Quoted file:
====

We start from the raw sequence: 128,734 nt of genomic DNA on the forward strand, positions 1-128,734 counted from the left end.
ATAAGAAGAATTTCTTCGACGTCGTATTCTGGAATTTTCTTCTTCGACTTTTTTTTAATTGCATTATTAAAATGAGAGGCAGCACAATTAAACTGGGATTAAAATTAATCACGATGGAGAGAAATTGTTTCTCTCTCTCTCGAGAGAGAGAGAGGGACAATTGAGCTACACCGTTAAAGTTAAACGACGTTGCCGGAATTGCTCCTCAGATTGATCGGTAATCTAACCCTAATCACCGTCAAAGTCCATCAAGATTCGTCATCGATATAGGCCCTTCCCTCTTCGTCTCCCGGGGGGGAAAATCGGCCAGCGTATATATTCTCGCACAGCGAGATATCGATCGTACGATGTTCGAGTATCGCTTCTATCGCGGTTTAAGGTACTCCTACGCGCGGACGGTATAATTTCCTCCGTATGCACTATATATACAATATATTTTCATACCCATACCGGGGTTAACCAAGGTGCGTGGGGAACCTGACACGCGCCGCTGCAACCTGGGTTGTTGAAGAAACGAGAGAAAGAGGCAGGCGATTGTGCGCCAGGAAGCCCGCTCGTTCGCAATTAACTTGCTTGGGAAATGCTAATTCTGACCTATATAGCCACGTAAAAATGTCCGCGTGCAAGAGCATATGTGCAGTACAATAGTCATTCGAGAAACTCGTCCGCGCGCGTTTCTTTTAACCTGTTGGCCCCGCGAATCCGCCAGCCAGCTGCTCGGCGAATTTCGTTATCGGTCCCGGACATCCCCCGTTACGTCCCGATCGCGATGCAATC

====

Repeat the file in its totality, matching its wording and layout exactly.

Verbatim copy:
We start from the raw sequence: 128,734 nt of genomic DNA on the forward strand, positions 1-128,734 counted from the left end.
ATAAGAAGAATTTCTTCGACGTCGTATTCTGGAATTTTCTTCTTCGACTTTTTTTTAATTGCATTATTAAAATGAGAGGCAGCACAATTAAACTGGGATTAAAATTAATCACGATGGAGAGAAATTGTTTCTCTCTCTCTCGAGAGAGAGAGAGGGACAATTGAGCTACACCGTTAAAGTTAAACGACGTTGCCGGAATTGCTCCTCAGATTGATCGGTAATCTAACCCTAATCACCGTCAAAGTCCATCAAGATTCGTCATCGATATAGGCCCTTCCCTCTTCGTCTCCCGGGGGGGAAAATCGGCCAGCGTATATATTCTCGCACAGCGAGATATCGATCGTACGATGTTCGAGTATCGCTTCTATCGCGGTTTAAGGTACTCCTACGCGCGGACGGTATAATTTCCTCCGTATGCACTATATATACAATATATTTTCATACCCATACCGGGGTTAACCAAGGTGCGTGGGGAACCTGACACGCGCCGCTGCAACCTGGGTTGTTGAAGAAACGAGAGAAAGAGGCAGGCGATTGTGCGCCAGGAAGCCCGCTCGTTCGCAATTAACTTGCTTGGGAAATGCTAATTCTGACCTATATAGCCACGTAAAAATGTCCGCGTGCAAGAGCATATGTGCAGTACAATAGTCATTCGAGAAACTCGTCCGCGCGCGTTTCTTTTAACCTGTTGGCCCCGCGAATCCGCCAGCCAGCTGCTCGGCGAATTTCGTTATCGGTCCCGGACATCCCCCGTTACGTCCCGATCGCGATGCAATC